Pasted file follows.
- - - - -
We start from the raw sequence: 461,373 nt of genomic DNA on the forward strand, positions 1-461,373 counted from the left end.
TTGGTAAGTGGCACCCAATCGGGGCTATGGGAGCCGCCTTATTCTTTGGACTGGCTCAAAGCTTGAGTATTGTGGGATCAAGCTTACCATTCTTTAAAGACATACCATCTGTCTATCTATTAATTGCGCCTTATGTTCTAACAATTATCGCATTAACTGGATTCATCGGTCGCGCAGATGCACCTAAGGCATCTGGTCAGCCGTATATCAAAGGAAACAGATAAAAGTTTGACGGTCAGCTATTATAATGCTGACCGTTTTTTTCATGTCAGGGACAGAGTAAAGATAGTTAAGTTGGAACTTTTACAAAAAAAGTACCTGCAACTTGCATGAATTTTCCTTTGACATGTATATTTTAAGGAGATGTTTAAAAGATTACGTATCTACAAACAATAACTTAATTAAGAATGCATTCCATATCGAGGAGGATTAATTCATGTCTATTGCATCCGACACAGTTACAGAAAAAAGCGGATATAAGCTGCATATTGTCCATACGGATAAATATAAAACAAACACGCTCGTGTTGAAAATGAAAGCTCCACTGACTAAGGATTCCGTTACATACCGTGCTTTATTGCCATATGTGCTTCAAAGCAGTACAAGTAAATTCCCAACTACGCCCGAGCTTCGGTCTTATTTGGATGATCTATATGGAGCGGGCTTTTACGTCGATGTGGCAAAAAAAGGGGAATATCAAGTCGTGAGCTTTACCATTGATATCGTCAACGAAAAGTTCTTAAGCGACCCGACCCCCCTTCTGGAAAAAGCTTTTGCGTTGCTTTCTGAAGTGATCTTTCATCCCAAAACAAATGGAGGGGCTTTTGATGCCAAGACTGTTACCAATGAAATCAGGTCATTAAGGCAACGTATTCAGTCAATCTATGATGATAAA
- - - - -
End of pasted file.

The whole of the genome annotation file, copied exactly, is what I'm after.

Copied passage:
We start from the raw sequence: 461,373 nt of genomic DNA on the forward strand, positions 1-461,373 counted from the left end.
TTGGTAAGTGGCACCCAATCGGGGCTATGGGAGCCGCCTTATTCTTTGGACTGGCTCAAAGCTTGAGTATTGTGGGATCAAGCTTACCATTCTTTAAAGACATACCATCTGTCTATCTATTAATTGCGCCTTATGTTCTAACAATTATCGCATTAACTGGATTCATCGGTCGCGCAGATGCACCTAAGGCATCTGGTCAGCCGTATATCAAAGGAAACAGATAAAAGTTTGACGGTCAGCTATTATAATGCTGACCGTTTTTTTCATGTCAGGGACAGAGTAAAGATAGTTAAGTTGGAACTTTTACAAAAAAAGTACCTGCAACTTGCATGAATTTTCCTTTGACATGTATATTTTAAGGAGATGTTTAAAAGATTACGTATCTACAAACAATAACTTAATTAAGAATGCATTCCATATCGAGGAGGATTAATTCATGTCTATTGCATCCGACACAGTTACAGAAAAAAGCGGATATAAGCTGCATATTGTCCATACGGATAAATATAAAACAAACACGCTCGTGTTGAAAATGAAAGCTCCACTGACTAAGGATTCCGTTACATACCGTGCTTTATTGCCATATGTGCTTCAAAGCAGTACAAGTAAATTCCCAACTACGCCCGAGCTTCGGTCTTATTTGGATGATCTATATGGAGCGGGCTTTTACGTCGATGTGGCAAAAAAAGGGGAATATCAAGTCGTGAGCTTTACCATTGATATCGTCAACGAAAAGTTCTTAAGCGACCCGACCCCCCTTCTGGAAAAAGCTTTTGCGTTGCTTTCTGAAGTGATCTTTCATCCCAAAACAAATGGAGGGGCTTTTGATGCCAAGACTGTTACCAATGAAATCAGGTCATTAAGGCAACGTATTCAGTCAATCTATGATGATAAA